Purpose. The purpose of the study was to quantify nitric oxide release by human corneal buttons in storage media over time.
Methods. Group 1 consisted of six chambers of Optisol GS corneal storage media, each containing a viable human corneal button with an attached scleral rim (unsuitable for transplantation), sampled at 1-day intervals for at least 17 days (range, 17–28 days). Group 2 consisted of 34 chambers of Optisol GS media, each used to store a corneal button for penetrating keratoplasty, sampled immediately after each surgery. An unused vial of Optisol GS storage medium was sampled daily for 17 days to serve as a background medium control. The total amount of nitrite and nitrate in each sample was determined by a spectrophotometric method based on the Griess reaction.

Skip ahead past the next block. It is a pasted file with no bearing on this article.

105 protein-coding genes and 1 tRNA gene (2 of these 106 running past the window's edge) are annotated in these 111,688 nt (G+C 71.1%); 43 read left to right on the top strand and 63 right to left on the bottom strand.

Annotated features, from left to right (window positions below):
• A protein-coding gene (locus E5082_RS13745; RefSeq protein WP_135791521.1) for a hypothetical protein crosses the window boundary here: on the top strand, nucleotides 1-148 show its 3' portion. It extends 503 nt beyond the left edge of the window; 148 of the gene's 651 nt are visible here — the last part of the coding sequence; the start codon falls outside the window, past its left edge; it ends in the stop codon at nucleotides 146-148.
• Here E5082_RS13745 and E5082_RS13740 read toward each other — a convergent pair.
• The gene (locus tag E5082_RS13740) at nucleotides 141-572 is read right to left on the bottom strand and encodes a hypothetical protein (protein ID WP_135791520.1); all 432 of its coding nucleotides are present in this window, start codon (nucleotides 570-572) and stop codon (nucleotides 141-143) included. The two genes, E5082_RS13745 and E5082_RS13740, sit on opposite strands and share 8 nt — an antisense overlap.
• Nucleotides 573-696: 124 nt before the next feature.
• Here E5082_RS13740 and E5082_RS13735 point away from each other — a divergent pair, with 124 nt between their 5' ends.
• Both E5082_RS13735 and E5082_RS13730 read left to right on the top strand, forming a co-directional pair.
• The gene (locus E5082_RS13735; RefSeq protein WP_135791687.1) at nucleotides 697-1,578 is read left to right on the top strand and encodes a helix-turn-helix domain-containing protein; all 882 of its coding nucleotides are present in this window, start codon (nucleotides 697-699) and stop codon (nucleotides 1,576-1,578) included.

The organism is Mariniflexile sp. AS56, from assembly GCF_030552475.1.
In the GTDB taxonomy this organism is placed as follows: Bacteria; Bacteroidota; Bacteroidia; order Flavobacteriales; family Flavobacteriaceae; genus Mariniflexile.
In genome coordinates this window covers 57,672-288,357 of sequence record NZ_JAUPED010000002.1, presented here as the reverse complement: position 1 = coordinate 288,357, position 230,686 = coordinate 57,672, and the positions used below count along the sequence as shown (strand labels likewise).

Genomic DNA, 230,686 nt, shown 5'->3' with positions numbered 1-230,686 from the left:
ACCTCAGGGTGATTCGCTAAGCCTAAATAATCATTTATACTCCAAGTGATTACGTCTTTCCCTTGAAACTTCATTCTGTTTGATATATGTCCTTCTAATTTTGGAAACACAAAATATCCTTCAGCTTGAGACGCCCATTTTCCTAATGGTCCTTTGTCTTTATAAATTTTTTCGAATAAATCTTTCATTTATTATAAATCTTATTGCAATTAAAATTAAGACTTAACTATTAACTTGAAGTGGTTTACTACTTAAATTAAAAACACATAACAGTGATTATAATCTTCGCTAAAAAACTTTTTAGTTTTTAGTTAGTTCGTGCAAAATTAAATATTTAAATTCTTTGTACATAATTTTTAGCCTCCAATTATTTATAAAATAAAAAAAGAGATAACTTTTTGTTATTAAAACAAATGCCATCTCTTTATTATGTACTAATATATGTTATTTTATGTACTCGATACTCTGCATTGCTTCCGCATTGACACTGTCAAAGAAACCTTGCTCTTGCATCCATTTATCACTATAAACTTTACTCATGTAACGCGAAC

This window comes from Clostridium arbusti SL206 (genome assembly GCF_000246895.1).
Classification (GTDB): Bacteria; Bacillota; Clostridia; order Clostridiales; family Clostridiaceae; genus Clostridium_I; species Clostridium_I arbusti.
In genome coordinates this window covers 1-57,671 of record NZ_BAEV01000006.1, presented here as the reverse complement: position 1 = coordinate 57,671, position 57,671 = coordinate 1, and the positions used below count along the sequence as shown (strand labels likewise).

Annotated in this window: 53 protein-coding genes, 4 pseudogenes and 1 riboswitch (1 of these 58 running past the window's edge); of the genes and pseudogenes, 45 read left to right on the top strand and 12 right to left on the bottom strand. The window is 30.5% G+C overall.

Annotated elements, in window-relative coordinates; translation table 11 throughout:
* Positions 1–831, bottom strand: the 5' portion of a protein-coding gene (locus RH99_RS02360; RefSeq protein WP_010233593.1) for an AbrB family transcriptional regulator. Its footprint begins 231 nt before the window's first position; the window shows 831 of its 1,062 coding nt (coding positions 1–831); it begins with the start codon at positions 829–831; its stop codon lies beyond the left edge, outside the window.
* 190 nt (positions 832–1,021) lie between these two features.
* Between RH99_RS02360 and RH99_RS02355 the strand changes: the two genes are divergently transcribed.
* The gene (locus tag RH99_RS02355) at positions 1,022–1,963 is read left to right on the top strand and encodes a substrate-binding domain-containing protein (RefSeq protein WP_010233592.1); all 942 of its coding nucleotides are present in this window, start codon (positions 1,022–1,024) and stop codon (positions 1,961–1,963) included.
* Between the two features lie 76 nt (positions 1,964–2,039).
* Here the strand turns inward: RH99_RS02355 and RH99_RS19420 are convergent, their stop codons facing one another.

Results. Data from the daily sampling in group 1 showed that nitrite and nitrate concentrations in storage media containing human corneas increase from a baseline level (beginning at the time the corneas are placed in the media) to an equilibrium concentration of 2.77 μM in a mean time of 6.15 days. Seventy-six percent of the data points from group 2 fell within the 80% predictive interval derived from group 1. No nitrite or nitrate was detected in background medium control samples.
Conclusion. The progressive increase in nitrite and nitrate in corneal storage media over time suggests that nitric oxide is continuously released by corneas during storage before transplantation. Given the toxic free radical properties of nitric oxide, corneas in storage media may be subjected to the cumulative toxic effects of nitric oxide.